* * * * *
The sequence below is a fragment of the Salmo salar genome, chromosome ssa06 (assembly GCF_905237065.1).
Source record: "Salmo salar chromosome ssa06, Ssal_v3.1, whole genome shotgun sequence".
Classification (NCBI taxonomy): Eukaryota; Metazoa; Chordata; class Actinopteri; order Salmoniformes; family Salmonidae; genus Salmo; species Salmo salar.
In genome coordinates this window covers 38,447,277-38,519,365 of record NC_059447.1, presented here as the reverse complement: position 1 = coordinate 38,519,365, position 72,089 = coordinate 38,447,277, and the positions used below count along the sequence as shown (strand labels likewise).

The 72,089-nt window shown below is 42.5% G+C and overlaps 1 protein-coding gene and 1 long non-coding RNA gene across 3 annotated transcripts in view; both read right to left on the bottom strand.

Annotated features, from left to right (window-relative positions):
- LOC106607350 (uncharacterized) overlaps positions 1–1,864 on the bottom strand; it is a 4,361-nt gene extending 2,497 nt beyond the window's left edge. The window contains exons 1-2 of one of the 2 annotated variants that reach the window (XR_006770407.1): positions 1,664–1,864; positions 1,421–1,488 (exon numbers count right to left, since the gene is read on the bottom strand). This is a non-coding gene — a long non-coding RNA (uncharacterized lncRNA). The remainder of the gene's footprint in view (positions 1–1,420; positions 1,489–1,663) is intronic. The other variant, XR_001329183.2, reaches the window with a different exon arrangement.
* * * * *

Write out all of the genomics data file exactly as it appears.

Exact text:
The sequence below is a fragment of the Salmo salar genome, chromosome ssa06 (assembly GCF_905237065.1).
Source record: "Salmo salar chromosome ssa06, Ssal_v3.1, whole genome shotgun sequence".
Classification (NCBI taxonomy): Eukaryota; Metazoa; Chordata; class Actinopteri; order Salmoniformes; family Salmonidae; genus Salmo; species Salmo salar.
In genome coordinates this window covers 38,447,277-38,519,365 of record NC_059447.1, presented here as the reverse complement: position 1 = coordinate 38,519,365, position 72,089 = coordinate 38,447,277, and the positions used below count along the sequence as shown (strand labels likewise).

The 72,089-nt window shown below is 42.5% G+C and overlaps 1 protein-coding gene and 1 long non-coding RNA gene across 3 annotated transcripts in view; both read right to left on the bottom strand.

Annotated features, from left to right (window-relative positions):
- LOC106607350 (uncharacterized) overlaps positions 1–1,864 on the bottom strand; it is a 4,361-nt gene extending 2,497 nt beyond the window's left edge. The window contains exons 1-2 of one of the 2 annotated variants that reach the window (XR_006770407.1): positions 1,664–1,864; positions 1,421–1,488 (exon numbers count right to left, since the gene is read on the bottom strand). This is a non-coding gene — a long non-coding RNA (uncharacterized lncRNA). The remainder of the gene's footprint in view (positions 1–1,420; positions 1,489–1,663) is intronic. The other variant, XR_001329183.2, reaches the window with a different exon arrangement.